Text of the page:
As individuals age, they may require the use of a wheelchair to help them move around safely and independently. Wheelchairs not only offer mobility assistance but also play a vital role in enhancing the daily living and overall well-being of elderly adults.
With the right support and care from family members, older adults in wheelchairs can continue to live happy, fulfilling, and independent lives.
In this article, we will explore the vital role that family members and caregivers play in supporting elderly adults with wheelchairs. From practical tips on navigating their daily living tasks to emotional support, we will cover everything you need to know to ensure your loved ones feel comfortable and confident with their wheelchair.
So, whether you’re a caregiver looking for guidance or a family member wanting to help your disability- ageing loved one, let’s dive in and explore how we can make life with a family member in a wheelchair a positive and rewarding experience.
Providing physical support to elderly wheelchair users involves several key considerations to ensure their comfort, safety, and well-being. Here are some tips:
Assist with transfers
Helping an elderly family member in and out of the wheelchair when necessary can be a massive help. You want to make sure you are using the proper techniques as advised by a doctor or occupational therapist to avoid injury to yourself or the person in the wheelchair.
Provide Mobility Support
Push the wheelchair when needed, ensuring that the wheels are secure and moving smoothly. If the person is using an electric wheelchair, make sure it is charged and in good working order.
Check the seating position and make adjustments as necessary, such as adding cushions or footrests to improve comfort and reduce the risk of pressure sores.
Be aware of the surroundings and potential hazards, such as uneven surfaces or obstacles that could cause the wheelchair to tip over. Ensure that the wheelchair is secured properly when not in use.
Allow the person to perform tasks that they can manage on their own, such as transferring to and from the wheelchair, pushing the wheelchair when possible, and navigating their environment.
Regular exercise is crucial for people in a wheelchair as it offers numerous benefits, including the health of the joint capsule. The joint capsule is a protective structure that surrounds joints, such as the hips, knees, and shoulders, and is composed of connective tissues that provide stability and support. Regular exercise helps to maintain joint flexibility, muscle strength and, and mobility, which are essential for healthy joints.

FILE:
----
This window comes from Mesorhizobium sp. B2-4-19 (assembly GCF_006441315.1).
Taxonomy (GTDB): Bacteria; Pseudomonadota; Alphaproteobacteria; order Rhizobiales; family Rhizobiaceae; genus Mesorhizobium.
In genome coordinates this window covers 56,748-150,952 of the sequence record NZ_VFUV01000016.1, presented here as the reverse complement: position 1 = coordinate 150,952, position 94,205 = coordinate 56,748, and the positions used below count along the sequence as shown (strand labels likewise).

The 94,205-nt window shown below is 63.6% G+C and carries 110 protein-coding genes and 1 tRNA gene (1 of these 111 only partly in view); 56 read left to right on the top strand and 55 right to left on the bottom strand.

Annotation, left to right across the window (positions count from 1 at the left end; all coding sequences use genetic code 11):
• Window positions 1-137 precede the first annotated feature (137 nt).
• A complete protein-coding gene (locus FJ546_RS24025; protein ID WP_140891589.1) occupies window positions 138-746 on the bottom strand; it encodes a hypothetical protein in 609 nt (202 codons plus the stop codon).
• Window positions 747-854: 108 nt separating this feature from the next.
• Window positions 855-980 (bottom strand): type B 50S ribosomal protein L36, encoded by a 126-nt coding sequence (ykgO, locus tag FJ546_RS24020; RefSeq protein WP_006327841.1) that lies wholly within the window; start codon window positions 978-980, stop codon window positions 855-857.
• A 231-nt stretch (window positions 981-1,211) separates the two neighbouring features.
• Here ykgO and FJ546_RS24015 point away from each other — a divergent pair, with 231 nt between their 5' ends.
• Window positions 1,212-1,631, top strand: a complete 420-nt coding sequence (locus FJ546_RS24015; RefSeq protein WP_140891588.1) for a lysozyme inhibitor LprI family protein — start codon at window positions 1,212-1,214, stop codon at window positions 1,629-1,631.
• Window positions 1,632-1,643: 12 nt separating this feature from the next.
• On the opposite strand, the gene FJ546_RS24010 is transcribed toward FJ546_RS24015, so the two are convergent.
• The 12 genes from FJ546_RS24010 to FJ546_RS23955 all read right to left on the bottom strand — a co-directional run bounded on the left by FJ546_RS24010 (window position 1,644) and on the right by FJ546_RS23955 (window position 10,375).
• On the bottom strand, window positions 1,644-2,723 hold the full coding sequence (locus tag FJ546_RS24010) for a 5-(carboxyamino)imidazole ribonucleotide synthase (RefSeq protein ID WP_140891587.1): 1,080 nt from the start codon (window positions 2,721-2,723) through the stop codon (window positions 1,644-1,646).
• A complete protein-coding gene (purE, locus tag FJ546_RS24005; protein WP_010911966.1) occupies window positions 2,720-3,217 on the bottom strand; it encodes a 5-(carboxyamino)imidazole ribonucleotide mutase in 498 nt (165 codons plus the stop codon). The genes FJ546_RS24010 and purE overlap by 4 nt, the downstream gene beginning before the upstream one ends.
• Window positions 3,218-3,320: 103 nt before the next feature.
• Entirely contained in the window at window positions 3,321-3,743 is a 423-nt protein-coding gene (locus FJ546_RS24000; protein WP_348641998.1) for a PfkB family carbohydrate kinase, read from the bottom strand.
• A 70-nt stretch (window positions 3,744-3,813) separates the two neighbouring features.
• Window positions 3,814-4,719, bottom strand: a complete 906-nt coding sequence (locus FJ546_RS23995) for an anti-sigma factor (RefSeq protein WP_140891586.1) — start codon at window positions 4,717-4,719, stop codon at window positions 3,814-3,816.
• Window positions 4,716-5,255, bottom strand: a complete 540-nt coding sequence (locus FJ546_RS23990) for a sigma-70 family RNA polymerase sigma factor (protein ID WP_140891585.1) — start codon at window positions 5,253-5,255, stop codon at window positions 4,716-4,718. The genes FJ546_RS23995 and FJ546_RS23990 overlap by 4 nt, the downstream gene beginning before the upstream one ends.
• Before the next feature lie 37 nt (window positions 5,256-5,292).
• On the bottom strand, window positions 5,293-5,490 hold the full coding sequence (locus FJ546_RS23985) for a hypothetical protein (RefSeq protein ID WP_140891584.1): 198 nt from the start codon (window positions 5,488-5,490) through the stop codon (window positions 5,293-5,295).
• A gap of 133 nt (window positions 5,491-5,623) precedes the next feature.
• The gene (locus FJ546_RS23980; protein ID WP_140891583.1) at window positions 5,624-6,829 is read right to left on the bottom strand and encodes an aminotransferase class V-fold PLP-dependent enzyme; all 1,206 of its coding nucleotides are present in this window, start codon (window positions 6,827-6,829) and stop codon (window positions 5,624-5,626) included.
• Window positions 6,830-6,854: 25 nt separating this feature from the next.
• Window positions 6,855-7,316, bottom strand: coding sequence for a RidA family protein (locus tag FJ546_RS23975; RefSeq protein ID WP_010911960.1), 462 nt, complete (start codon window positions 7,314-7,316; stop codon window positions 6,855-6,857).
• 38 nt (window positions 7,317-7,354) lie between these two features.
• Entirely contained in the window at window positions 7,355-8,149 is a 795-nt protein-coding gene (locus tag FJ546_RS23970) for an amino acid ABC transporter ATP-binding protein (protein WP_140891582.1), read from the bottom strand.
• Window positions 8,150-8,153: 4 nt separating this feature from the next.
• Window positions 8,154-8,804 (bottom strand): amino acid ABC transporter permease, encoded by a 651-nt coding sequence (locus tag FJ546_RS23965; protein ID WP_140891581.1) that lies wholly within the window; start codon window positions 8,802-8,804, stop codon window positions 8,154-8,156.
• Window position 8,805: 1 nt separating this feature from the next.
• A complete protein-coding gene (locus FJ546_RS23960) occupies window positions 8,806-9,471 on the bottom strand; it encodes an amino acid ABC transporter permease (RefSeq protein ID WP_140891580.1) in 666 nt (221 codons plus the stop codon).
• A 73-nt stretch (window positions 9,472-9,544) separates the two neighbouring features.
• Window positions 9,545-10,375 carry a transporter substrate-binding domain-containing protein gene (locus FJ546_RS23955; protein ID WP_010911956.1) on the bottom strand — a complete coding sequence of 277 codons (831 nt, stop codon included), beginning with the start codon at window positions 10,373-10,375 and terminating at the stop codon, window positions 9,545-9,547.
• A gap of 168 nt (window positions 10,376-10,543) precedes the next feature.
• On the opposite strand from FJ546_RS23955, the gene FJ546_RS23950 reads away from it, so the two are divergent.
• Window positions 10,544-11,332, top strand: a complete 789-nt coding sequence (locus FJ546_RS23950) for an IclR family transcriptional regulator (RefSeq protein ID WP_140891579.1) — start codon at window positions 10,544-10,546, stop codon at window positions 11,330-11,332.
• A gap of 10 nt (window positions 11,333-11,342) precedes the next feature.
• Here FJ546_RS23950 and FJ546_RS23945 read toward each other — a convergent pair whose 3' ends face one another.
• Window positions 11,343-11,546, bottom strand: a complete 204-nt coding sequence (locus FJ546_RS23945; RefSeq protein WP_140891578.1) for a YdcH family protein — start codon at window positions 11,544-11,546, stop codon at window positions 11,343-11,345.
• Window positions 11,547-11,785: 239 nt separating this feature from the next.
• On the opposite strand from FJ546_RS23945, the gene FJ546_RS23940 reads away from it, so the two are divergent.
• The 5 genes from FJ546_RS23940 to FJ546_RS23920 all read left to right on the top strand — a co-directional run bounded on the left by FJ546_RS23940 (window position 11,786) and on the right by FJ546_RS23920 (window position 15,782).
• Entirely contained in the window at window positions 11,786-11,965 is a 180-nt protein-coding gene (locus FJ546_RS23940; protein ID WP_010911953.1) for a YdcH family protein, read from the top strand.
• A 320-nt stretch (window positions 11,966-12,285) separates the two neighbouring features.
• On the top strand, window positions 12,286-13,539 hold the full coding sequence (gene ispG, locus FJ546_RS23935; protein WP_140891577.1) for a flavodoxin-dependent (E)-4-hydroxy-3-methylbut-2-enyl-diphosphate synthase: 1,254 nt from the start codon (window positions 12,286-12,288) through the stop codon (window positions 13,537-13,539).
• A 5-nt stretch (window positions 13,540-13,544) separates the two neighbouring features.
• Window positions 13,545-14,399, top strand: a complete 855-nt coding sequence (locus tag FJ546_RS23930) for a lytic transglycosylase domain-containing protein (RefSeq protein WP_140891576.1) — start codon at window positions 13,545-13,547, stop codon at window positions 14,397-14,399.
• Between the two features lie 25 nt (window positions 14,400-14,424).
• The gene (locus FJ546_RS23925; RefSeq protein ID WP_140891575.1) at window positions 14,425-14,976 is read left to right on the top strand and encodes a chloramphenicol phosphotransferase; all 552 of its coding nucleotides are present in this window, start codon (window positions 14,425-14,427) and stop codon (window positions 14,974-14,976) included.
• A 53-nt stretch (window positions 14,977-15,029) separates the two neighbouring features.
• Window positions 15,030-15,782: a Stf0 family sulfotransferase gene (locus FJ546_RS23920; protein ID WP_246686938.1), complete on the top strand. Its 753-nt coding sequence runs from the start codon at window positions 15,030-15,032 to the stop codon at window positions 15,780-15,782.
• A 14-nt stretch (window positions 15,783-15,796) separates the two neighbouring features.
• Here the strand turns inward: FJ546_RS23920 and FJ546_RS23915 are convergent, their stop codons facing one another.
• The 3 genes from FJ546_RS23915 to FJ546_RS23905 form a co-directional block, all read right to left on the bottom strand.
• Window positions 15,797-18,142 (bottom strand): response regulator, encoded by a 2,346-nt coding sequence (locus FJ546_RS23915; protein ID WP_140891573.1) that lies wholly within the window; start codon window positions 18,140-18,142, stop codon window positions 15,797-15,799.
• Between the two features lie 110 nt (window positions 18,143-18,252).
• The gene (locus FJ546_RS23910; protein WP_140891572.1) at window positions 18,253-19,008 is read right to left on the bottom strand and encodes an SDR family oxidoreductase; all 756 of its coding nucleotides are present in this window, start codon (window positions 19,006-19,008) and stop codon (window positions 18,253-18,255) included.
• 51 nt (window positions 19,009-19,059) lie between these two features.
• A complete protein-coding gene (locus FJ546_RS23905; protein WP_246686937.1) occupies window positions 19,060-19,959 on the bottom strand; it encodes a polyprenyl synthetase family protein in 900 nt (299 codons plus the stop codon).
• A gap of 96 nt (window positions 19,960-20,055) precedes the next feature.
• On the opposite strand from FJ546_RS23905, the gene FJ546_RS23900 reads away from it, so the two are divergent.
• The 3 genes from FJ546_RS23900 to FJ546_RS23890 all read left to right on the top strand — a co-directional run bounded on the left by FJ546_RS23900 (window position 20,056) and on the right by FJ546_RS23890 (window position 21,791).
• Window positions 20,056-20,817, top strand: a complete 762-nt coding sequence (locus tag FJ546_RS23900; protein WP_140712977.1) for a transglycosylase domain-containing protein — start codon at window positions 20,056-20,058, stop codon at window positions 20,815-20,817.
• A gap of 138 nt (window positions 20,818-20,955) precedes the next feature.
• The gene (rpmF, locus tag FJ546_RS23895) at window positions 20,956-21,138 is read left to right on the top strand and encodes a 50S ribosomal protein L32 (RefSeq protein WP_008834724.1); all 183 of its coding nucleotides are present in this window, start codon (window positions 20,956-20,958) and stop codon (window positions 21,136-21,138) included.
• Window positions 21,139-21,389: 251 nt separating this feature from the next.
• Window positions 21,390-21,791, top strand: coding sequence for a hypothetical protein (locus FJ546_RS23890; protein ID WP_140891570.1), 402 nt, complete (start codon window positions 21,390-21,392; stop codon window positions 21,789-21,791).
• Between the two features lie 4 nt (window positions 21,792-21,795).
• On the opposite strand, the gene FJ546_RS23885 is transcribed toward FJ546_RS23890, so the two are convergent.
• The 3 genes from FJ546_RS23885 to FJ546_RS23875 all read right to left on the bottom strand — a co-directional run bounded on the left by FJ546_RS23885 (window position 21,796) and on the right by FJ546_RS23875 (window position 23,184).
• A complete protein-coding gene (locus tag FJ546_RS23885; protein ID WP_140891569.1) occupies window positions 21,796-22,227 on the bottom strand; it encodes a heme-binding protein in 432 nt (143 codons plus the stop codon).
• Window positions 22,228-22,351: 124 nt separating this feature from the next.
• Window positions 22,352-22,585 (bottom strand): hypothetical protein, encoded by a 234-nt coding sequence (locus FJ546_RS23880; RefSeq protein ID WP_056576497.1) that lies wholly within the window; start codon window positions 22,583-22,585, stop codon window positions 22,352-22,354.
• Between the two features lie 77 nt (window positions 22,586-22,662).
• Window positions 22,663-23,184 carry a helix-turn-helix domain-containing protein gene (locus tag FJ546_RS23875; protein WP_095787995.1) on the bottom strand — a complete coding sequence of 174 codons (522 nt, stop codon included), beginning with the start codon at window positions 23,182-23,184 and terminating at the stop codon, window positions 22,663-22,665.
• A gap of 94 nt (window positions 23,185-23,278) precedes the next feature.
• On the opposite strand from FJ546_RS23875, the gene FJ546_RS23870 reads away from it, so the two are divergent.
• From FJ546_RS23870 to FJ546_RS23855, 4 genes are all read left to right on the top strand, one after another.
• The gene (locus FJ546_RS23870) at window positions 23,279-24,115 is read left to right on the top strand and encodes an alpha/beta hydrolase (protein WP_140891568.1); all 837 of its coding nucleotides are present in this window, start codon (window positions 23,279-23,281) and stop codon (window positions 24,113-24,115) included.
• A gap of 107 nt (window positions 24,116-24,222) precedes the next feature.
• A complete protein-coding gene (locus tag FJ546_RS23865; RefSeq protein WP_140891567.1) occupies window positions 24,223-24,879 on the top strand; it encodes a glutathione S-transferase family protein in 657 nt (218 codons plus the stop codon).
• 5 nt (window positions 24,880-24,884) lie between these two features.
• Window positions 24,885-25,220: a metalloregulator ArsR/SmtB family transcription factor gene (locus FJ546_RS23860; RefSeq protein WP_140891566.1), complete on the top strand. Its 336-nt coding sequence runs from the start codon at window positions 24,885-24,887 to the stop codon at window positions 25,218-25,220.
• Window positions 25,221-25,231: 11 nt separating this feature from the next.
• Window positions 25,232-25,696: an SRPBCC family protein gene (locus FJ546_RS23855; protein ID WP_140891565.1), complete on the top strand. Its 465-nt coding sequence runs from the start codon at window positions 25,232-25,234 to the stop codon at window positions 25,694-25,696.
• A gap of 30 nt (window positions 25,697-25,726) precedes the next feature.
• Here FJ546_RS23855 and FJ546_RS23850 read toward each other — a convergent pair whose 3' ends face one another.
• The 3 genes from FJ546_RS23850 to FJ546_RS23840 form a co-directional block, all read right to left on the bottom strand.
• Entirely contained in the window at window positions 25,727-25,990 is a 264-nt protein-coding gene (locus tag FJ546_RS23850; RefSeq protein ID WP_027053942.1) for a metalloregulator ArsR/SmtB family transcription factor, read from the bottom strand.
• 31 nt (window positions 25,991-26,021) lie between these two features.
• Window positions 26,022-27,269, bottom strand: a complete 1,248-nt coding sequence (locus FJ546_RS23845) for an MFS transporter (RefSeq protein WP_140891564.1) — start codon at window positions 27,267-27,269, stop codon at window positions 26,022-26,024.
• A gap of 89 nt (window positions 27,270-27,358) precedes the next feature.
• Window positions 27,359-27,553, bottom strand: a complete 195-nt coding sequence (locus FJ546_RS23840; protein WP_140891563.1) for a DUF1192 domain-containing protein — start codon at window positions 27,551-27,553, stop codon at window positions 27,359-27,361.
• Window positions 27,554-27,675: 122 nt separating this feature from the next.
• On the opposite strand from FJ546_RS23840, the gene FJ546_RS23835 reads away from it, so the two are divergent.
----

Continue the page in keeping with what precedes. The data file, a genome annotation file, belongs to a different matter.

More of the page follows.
For elderly users of wheelchairs, exercise can help to improve mobility and prevent joint stiffness and muscle atrophy, which can result from prolonged sitting. Engaging in appropriate exercises, such as range-of-motion exercises and resistance training, can help improve muscle strength and flexibility keeping the joint capsule healthy and reducing the risk of joint pain, discomfort, and stiffness.
Exercise also promotes better circulation, which helps deliver oxygen and nutrients to the joint tissues, including the joint capsule, aiding in tissue repair and maintenance. Additionally, regular exercise can help manage weight, which is important for reducing the stress and pressure on joints, particularly weight-bearing joints such as the hips and knees, ultimately supporting the health of the joint capsule.
Furthermore, exercise has been shown to have numerous other health benefits for elderly individuals, including improved cardiovascular health, enhanced mood, increased bone density, and improved overall physical function and mobility. All of these benefits contribute to the overall well-being and quality of life of elderly users of wheelchairs, helping them maintain their independence, mobility, and joint health.
Remember to communicate openly and respectfully with the elderly individual about their preferences, comfort levels, and needs. Every individual is different, and their physical support requirements may vary. Always prioritise the safety, comfort, and well-being of the elderly person or wheelchair user, and seek professional advice when needed.